Kyambora Gorge

Kyambora Gorge

Stephen Chaitoff, Daniel & Roger Pomerantz, Cathy Colt and Hope Koncal in Kyambora.
Like Alice walking through the Looking Glass, we stepped down into the magical Kyambora Gorge for our second chimp trek.

Only 40k from Mweya, Kyambora is a world onto itself. It stretches 21 km into the Kazinga Channel and is at no point more than about 200m wide and often much less, but about 150-200m deep. A stream runs through the bottom into the channel.

The surrounding plateau is typical QENP bush: grasslands with acacia and other trees. But once inside the gorge, the world changes completely. There are rain forest trees like podacoporus which tower above the plateau ceiling, many giant ferns and several types of palms.

It is like suddenly stepping out of one world into a completely different one.

Thirty chimps live in this rather confined area, and there are problems with the gene pool getting too inbred. Recently this has been exacerbated by an unusually high frequency of male babies.

Without too much trouble we all saw Brutus and Hatari, and some of us saw the indiscreet female who had broken the normal rule of not mating until your child is off your back, and who as a result carried a 4-year old on her back and an infant at her breast!

We found the small group of chimps after hardly a ten minute walk once at the gorge bottom. So we decided to continue on the elephant trail just to see more of this beautiful forest. We passed one cycad, the dinosaur of the rain forest, and a multitude of other palms and giant figs. The tinker birds and greenbuls never stopped calling, and every once in a while a huge black-and-white casked hornbill would fly through an opening in the forest looking like a 747.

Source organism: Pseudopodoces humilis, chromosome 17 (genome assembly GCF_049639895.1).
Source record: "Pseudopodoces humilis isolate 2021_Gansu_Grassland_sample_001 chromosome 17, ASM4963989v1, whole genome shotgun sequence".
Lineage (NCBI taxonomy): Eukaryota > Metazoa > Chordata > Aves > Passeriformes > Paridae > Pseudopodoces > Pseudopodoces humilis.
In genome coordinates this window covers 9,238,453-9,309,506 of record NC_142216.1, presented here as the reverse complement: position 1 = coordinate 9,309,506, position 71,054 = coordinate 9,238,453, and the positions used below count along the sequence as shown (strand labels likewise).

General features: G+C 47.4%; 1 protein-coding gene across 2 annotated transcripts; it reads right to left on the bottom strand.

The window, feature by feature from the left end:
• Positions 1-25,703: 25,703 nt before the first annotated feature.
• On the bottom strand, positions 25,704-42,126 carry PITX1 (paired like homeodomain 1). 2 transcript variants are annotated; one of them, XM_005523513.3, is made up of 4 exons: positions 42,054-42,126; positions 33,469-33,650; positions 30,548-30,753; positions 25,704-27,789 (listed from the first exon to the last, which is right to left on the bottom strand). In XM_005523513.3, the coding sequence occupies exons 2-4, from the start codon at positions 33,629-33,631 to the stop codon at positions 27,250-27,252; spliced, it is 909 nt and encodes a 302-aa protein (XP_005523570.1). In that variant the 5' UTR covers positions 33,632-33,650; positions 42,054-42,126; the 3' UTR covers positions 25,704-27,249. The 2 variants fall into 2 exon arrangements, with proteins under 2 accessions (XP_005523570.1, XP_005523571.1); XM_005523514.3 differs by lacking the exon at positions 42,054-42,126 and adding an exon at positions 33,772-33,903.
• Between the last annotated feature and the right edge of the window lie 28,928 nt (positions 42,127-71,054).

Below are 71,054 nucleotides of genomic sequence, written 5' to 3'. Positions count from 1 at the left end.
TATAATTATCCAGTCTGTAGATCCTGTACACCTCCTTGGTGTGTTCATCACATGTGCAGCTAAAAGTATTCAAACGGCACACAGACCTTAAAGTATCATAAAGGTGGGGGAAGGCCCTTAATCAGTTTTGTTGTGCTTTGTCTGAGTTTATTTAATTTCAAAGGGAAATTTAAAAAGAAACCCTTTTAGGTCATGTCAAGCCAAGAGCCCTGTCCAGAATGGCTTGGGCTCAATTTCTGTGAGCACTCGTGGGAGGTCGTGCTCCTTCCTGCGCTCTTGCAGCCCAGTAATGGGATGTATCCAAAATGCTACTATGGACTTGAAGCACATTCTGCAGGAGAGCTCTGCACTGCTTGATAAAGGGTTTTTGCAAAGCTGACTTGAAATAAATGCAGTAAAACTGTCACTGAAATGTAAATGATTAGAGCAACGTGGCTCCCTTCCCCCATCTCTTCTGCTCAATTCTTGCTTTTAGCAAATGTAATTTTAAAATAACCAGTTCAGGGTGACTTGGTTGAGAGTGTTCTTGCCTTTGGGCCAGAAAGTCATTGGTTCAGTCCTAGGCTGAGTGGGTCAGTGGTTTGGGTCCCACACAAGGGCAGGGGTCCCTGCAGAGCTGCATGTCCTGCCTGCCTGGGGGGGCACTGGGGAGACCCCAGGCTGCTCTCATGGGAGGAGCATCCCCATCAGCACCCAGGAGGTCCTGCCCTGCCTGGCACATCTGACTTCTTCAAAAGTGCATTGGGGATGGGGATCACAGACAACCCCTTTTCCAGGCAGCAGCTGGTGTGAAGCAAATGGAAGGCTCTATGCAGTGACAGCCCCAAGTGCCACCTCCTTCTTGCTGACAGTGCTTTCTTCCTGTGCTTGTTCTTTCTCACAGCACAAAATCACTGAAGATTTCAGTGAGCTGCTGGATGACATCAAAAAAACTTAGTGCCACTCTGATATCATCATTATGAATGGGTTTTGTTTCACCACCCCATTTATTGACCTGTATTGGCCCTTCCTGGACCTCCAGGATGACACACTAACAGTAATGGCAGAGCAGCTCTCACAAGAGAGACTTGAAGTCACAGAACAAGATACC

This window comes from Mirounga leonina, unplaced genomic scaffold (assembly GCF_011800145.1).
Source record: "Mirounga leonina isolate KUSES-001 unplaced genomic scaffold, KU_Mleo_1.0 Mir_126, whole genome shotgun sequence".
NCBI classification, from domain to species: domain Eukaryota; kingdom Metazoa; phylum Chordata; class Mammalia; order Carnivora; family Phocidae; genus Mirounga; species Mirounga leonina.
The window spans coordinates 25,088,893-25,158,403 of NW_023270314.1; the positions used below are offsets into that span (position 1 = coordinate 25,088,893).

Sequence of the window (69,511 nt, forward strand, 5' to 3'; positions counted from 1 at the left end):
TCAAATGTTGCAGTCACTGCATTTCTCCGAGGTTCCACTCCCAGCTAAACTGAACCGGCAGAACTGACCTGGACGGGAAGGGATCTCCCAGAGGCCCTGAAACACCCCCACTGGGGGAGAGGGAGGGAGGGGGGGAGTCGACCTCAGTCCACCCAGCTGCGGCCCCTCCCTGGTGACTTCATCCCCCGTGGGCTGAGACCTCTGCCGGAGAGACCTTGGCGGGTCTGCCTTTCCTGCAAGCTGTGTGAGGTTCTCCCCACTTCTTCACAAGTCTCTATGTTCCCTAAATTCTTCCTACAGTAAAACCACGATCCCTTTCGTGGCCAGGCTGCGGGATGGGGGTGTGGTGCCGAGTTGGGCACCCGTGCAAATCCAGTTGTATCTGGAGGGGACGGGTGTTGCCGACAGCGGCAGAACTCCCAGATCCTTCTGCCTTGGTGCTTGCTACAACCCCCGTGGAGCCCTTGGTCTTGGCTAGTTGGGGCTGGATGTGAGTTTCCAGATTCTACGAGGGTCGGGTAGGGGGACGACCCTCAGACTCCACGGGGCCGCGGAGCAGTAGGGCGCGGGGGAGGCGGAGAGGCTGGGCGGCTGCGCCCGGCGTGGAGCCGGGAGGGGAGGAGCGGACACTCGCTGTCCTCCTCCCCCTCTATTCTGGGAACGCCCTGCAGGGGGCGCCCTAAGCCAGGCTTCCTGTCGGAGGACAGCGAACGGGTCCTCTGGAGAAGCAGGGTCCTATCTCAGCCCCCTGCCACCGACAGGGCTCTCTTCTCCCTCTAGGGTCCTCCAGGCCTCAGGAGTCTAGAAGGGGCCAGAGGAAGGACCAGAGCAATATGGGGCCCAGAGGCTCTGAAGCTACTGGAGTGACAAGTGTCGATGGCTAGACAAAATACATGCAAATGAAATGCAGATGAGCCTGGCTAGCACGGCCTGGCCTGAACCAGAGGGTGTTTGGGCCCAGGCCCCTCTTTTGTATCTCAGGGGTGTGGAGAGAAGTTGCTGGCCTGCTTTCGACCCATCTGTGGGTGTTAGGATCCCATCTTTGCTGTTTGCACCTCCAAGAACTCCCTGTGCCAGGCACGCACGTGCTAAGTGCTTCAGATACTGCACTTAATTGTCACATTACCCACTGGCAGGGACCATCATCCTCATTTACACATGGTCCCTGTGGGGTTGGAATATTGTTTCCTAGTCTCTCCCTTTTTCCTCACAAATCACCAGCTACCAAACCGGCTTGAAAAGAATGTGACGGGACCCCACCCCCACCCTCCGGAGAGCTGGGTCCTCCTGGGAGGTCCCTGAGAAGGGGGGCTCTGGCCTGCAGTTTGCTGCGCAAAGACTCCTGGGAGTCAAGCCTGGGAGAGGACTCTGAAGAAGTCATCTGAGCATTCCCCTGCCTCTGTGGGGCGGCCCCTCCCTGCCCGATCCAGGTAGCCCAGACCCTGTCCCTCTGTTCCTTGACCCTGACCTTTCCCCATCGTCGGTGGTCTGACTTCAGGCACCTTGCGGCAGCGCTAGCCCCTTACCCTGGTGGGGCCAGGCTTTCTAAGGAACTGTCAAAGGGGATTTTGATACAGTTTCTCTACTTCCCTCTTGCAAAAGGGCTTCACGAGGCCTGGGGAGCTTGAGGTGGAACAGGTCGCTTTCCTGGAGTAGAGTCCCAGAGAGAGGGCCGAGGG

Kyambora Gorge

We ended at a beautiful forest pool that our guide said was frequented by hippo in the rains.

We then ascended the gorge and our guide switched the 7 of us for the other 6 in our group. We learned that as soon as they had descended to the pool, Brutus and Hatari were there waiting to greet them!

The two sneaks had followed us on our walk, absolutely quieter than they usually are! So it wasn’t just we humans walking through the looking glass curious to see the magical creatures on the other side, it was so the magical creatures could observe us!

The experience is not as intense with the chimps as at Kibale, and it’s not intended to be. This is an unusual group in an unusual space, and it was beautiful just to see!